By Ming Liu | May 23, 2016
Ground and Aerial Robots for Challenging Environments
Time & Place: 10 July 2017
Abstract: Disaster response operations or industrial inspections are among the most rewarding but also most challenging tasks for autonomous mobile robot. While robots are already doing a wonderful job as factory work-horses or floor cleaning devices, operations in highly unstructured and unknown environments, which are typically encountered after disasters, in mines or on offshore oil rigs are still a major challenge. Within this talk, our latest research results in rolling, legged and flying robots systems, designed to operate in complex environments, are presented and discussed. Our electrically powered legged quadruped robots are designed for high agility, efficiency and robustness in rough terrain. This is realized through an optimal exploitation of the natural dynamics and serial elastic actuation. Equipped with laser scanners and cameras, our quadruped StarlETH and AnyMal are able to autonomously find their path through rough terrain, climb stairs and build a 3D map of their environment. For fast inspection of complex environments, flying robots are probably the most efficient and versatile devices. However, the limited payload and computing power of multi-copters renders autonomous navigation quite challenging. Thanks to our custom designed visual-inertial sensor, real-time on-board localization, mapping and planning has become feasible and enables our multi-copters for advanced rescue and inspection tasks, even in GPS-denied environments. Overcoming the limited power autonomy and flight range of multi-copters is the main focus of our research in unmanned solar airplanes, omnidirectional blimps and hybrid systesm. Our most recent design of a fixed wing solar airplane with 5.6 m wing span allows for unlimited flight durations, thus enabling search and rescue from the air over large environments. Thanks to on-board visual sensing, these solar airplanes are also capable to fly very close to ground and plan their path around obstacles.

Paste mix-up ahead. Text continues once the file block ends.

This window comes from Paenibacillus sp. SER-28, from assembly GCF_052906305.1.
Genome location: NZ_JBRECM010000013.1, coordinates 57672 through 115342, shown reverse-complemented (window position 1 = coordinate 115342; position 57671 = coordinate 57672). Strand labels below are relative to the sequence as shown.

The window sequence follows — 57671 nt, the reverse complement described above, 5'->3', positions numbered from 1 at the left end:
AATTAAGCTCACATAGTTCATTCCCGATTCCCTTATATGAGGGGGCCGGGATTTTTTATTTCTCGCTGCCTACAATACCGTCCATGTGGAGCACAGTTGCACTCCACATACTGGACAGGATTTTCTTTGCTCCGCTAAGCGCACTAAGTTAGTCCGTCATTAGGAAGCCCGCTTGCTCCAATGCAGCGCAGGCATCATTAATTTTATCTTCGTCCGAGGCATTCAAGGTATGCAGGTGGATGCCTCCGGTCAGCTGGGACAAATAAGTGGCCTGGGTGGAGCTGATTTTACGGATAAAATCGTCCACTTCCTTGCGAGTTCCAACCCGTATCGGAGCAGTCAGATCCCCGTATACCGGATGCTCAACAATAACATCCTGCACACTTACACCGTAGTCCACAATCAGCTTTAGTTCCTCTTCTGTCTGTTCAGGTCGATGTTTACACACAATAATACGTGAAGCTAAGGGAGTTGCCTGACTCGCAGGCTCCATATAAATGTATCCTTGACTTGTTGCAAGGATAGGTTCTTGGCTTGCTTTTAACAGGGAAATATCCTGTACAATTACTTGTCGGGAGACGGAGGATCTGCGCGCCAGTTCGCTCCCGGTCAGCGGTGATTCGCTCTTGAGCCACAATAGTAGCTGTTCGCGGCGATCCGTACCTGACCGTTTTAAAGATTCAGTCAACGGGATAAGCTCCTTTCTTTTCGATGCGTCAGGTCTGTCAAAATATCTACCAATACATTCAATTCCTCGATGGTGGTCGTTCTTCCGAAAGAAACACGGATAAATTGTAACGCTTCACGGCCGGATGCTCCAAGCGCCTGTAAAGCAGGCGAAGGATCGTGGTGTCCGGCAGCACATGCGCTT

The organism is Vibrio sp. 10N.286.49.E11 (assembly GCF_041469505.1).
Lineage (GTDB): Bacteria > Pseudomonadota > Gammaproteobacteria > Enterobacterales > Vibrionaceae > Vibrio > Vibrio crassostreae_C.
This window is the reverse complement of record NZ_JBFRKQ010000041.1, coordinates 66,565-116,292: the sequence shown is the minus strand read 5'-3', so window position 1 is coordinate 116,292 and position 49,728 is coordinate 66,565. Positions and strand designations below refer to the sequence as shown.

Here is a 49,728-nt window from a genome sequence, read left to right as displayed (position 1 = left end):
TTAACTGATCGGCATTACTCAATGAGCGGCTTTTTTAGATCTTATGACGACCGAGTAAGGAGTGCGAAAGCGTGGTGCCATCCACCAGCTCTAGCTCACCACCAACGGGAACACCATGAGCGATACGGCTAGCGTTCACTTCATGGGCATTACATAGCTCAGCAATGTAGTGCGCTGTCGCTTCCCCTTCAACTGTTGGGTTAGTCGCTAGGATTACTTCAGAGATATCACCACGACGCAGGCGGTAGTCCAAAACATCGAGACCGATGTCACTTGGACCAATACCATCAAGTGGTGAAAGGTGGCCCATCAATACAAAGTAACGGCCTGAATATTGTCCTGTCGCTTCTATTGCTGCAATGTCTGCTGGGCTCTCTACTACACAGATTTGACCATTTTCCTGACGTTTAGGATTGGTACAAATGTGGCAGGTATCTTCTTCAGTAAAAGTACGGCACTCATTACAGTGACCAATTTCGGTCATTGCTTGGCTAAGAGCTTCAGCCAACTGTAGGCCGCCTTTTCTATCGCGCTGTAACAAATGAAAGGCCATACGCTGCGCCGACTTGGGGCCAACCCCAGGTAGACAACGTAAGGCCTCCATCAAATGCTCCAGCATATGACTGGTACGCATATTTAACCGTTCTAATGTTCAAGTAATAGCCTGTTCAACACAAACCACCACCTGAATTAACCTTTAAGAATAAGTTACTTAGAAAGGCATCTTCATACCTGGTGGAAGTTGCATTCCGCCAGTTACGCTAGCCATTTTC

Prof. Dr. Roland Siegwart
Roland Siegwart (born in 1959) is professor for autonomous mobile robots at ETH Zurich, founding co-director of the Wyss Zurich and member of the board of directors of multiple high tech companies. He studied mechanical engineering at ETH, brought up a spin-off company, spent ten years as professor at EPFL Lausanne (1996 – 2006), was vice president research and corporate relations of ETH Zurich (2010 -2014) and held visiting positions at Stanford University and NASA Ames. He is and was the coordinator of multiple European projects and co-founder of half a dozen spin-off companies. He is IEEE Fellow, recipient of the IEEE RAS Inaba Technical Award and officer of the International Federation of Robotics Research (IFRR). He is in the editorial board of multiple journals in robotics and was a general chair of several conferences in robotics including IROS 2002, AIM 2007, FSR 2007 and ISRR 2009. His interests are in the design and navigation of wheeled, walking and flying robots operating in complex and highly dynamical environments.